Understanding Real Estate Investment Financial Statements
One of the first steps to making any investment decision is doing your homework and performing basic due diligence. Commercial real estate offerings often come with a variety of documents, such as financial statements and pro formas, that help to explain the investment opportunity. Those documents can be complex and confusing. Here are some basic tips to help better understand and navigate those documents.
What is a pro forma?
The term pro forma is commonly used to describe cash flow projections. It is typically a detailed spreadsheet that provides information on income and expenses of a property, such as an office building or shopping mall. A pro forma helps paint an overall picture of income and expenses. What money is being generated and how is that money being spent? And at the end of the day, how much of that net gain (or loss) is returned to investors in the terms of an annualized and total return over the life of an investment?
One important point to note about a pro forma is that financial data is forward-looking based on assumptions of how the property will perform over the term for that investment hold, such as the five, seven or 10-year period. A second important point is to look at a pro forma in the context of the business plan for the strategy for that investment property.
For example, if the investment property is a Class A high-rise apartment building in Manhattan, the pro forma will likely show very stable income, expenses, cash flow, and returns. However, if the investment property is for a new apartment development in Manhattan, the first two years might show negative cash flow due to construction costs with no income coming in to offset those expenses. Once the property is complete and begins to fill up with renters, the income, cash flow, and returns should surge, while expenses for the new property will likely drop.
Key Terms to Recognize
Cash flow refers to any and all income a property generates. The main source of income for most properties is the rent tenants are paying. However, properties also can generate other sources of income, such as from parking or on-site advertising. It also is important to look at how the investment is structured related to what happens to cash flow. Some sponsors will structure investments in a way that allows them to reinvest cash flow back into a property, such as to pay for property improvements or upgrades. Other sponsors may structure a deal so that cash flow is paid out to investors as dividends.
Cash-on-cash yield is an annual rate of return that calculates the income earned on the capital invested in a property. For example, if an investor puts $100,000 into an investment that pays out $8,000 per year in total income, then the cash-on-cash return is 8%.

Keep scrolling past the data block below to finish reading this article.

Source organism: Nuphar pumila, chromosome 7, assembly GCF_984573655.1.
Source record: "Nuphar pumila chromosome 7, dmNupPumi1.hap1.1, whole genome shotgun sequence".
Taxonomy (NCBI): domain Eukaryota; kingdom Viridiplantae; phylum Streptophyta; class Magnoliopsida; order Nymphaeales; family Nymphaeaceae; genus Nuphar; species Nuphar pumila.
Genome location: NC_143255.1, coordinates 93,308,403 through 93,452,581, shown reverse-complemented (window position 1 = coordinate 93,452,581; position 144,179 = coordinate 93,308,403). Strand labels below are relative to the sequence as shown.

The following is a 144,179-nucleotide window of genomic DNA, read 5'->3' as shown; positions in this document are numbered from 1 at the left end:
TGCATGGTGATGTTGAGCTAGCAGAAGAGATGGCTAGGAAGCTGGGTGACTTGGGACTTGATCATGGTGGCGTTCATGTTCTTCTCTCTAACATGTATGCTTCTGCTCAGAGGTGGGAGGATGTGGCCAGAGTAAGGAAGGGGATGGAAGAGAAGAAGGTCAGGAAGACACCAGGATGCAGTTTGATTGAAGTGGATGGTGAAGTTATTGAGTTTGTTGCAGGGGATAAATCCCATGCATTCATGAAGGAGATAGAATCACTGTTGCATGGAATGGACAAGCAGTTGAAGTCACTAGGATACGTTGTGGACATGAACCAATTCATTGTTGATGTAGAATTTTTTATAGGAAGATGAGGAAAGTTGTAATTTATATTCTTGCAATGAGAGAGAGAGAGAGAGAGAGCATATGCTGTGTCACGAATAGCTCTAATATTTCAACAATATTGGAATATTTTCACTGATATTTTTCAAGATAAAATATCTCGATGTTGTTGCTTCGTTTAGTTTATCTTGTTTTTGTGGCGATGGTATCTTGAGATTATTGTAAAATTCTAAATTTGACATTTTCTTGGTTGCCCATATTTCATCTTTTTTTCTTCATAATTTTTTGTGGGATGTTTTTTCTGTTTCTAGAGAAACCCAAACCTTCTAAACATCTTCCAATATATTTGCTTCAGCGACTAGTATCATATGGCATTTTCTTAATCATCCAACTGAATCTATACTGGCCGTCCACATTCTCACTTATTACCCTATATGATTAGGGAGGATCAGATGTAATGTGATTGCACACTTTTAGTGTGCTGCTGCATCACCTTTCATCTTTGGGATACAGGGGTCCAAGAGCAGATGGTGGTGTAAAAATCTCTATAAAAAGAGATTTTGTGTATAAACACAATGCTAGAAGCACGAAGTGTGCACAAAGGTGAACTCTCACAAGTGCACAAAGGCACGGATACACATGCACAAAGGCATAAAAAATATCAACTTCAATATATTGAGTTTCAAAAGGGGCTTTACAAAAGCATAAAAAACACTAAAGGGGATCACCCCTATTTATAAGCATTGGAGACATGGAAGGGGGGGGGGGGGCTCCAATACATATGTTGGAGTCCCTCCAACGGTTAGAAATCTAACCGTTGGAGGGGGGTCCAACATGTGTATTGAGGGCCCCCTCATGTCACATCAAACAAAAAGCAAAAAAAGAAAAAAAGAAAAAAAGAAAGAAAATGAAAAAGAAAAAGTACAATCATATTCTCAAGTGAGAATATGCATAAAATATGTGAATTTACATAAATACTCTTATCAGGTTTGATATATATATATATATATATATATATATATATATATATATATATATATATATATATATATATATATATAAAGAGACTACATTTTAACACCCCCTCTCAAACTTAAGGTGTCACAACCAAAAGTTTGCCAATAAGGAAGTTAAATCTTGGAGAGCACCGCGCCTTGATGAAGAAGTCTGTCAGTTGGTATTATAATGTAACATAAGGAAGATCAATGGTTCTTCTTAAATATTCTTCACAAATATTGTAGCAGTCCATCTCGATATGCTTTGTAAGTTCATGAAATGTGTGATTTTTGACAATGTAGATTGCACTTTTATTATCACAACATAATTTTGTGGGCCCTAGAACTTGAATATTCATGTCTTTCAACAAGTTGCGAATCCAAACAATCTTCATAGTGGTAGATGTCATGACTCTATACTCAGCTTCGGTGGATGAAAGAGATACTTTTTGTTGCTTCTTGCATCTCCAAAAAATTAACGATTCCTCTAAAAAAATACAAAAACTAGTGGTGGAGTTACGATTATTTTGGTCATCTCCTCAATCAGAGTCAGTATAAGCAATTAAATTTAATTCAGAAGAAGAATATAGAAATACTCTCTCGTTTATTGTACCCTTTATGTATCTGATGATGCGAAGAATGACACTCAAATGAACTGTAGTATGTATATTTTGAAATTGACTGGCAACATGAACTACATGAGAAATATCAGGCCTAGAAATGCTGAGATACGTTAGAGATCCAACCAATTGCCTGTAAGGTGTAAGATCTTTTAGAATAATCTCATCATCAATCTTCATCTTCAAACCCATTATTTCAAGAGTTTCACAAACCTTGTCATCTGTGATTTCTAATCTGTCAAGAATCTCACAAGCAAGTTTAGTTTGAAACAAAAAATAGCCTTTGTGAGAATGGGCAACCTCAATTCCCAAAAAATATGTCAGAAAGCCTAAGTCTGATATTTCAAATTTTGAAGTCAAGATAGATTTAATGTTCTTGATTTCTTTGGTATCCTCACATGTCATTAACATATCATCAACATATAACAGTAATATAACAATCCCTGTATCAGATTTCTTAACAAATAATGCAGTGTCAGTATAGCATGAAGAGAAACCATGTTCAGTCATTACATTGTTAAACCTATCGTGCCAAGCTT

Internal Rate of Return (IRR) gives the investor a “big picture” number on overall profitability. Ultimately, the IRR is an estimate of the value an investment generates over the life of that investment. That is an important consideration for real estate, which often involves a long-term hold of 5, 7, or 10 years or more.
Stabilization refers to new development projects, redevelopment, renovation or projects that are otherwise in transition. Pre-stabilization is the period where construction or renovation is underway. The building may be completely empty or partially occupied by tenants. Stabilization is the point where the property achieves sufficient occupancy so that it is at break-even or positive cash flow.
What Can You Learn from a Pro Forma?
The pro forma helps to paint a picture of the financials of a commercial real estate investment. It is important to look at financial documents along with other key factors, such as the overall business plan and strategy. Does the forecast of income and expenses fit with the business plan? Red flags to watch out for that might warrant more questions for the sponsor, might be a sudden jump in expenses, or a sudden drop in income. That might signal a change ahead at the property, such as a costly roof replacement or the loss of a major tenant, that will impact the property’s net operating income and total return for investors.
It also is important to note that a pro forma is only as good as the data and analysis that goes into creating it. So, it is wise to look at the pro forma and investment financials in context with the strength and experience of the sponsor who created it. What is their experience and track record in being able to execute the business plan and deliver results to investors?